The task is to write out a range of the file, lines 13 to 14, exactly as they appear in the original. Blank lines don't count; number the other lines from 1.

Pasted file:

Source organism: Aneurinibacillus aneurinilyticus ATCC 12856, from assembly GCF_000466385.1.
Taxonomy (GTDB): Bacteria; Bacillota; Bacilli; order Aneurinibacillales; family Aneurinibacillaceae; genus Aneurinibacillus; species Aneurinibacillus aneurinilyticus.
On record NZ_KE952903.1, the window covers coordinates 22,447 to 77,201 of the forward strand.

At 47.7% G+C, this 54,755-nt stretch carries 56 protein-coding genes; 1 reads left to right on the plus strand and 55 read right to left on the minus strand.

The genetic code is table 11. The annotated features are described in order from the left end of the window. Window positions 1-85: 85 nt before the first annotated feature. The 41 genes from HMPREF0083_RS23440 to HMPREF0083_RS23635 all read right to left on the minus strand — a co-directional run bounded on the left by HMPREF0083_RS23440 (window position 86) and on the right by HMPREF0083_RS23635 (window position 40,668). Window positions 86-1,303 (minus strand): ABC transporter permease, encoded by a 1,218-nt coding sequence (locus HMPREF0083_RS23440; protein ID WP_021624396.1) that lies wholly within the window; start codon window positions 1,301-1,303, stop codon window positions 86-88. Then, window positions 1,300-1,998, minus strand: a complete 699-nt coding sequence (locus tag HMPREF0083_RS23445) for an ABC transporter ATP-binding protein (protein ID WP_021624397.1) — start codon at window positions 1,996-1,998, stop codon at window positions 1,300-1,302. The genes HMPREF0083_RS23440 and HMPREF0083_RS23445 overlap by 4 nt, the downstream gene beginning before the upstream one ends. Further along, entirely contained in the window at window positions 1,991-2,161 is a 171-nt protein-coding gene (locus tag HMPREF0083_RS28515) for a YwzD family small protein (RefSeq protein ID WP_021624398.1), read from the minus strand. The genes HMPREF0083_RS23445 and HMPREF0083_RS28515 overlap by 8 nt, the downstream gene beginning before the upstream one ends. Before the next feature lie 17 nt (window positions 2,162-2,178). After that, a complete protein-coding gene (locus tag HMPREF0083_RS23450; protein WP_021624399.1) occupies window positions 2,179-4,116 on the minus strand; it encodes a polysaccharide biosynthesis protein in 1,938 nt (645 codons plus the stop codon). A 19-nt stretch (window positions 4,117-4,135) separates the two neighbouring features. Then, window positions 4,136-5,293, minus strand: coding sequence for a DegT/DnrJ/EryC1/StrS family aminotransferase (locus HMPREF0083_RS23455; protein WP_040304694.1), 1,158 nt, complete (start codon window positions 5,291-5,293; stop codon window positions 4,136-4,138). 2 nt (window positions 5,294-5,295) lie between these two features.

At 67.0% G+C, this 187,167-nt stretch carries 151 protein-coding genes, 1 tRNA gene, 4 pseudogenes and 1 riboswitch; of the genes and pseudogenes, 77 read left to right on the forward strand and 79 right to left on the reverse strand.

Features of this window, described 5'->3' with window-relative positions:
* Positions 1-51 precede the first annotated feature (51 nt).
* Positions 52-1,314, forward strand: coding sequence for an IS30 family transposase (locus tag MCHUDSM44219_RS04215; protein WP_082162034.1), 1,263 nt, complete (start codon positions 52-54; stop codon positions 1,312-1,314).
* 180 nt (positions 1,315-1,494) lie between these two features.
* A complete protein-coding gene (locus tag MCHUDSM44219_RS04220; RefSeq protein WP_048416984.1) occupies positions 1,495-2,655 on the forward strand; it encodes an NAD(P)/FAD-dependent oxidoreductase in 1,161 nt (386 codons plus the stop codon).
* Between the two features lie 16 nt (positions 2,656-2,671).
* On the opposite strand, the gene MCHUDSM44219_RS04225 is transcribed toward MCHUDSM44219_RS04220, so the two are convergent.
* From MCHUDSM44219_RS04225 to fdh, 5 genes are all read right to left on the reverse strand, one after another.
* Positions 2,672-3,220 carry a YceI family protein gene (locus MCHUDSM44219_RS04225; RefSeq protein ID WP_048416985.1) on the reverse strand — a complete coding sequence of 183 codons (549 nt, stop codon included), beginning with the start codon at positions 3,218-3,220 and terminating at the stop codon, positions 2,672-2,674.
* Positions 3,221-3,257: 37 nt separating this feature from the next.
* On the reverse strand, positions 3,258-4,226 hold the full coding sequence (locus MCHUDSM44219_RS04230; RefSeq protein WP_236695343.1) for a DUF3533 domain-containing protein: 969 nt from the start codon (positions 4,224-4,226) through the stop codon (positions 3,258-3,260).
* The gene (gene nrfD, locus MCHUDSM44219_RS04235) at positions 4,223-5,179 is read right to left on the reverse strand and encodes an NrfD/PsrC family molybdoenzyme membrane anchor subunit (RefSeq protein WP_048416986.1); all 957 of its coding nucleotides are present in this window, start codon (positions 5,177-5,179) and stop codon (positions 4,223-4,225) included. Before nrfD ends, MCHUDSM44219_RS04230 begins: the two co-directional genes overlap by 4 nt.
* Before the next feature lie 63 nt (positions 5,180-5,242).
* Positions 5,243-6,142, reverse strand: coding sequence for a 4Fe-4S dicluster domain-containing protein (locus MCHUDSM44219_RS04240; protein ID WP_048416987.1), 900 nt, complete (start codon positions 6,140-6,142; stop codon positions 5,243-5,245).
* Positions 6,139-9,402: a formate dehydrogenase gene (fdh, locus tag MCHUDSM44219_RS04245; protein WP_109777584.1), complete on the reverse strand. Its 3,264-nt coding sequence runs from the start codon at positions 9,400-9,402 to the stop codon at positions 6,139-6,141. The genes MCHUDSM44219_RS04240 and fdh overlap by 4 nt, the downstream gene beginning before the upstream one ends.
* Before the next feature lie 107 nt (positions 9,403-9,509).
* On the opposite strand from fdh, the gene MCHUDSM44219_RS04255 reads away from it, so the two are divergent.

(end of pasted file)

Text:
* On the opposite strand, the gene MCHUDSM44219_RS04225 is transcribed toward MCHUDSM44219_RS04220, so the two are convergent.
* From MCHUDSM44219_RS04225 to fdh, 5 genes are all read right to left on the reverse strand, one after another.